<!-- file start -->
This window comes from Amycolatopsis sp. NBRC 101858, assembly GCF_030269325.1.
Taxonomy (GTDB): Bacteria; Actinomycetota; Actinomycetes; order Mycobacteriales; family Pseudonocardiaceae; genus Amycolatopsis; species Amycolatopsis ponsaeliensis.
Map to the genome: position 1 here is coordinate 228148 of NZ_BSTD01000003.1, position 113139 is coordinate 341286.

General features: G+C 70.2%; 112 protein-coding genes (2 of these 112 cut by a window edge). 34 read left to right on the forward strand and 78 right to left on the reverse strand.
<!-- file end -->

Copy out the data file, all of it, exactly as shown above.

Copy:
This window comes from Amycolatopsis sp. NBRC 101858, assembly GCF_030269325.1.
Taxonomy (GTDB): Bacteria; Actinomycetota; Actinomycetes; order Mycobacteriales; family Pseudonocardiaceae; genus Amycolatopsis; species Amycolatopsis ponsaeliensis.
Map to the genome: position 1 here is coordinate 228148 of NZ_BSTD01000003.1, position 113139 is coordinate 341286.

General features: G+C 70.2%; 112 protein-coding genes (2 of these 112 cut by a window edge). 34 read left to right on the forward strand and 78 right to left on the reverse strand.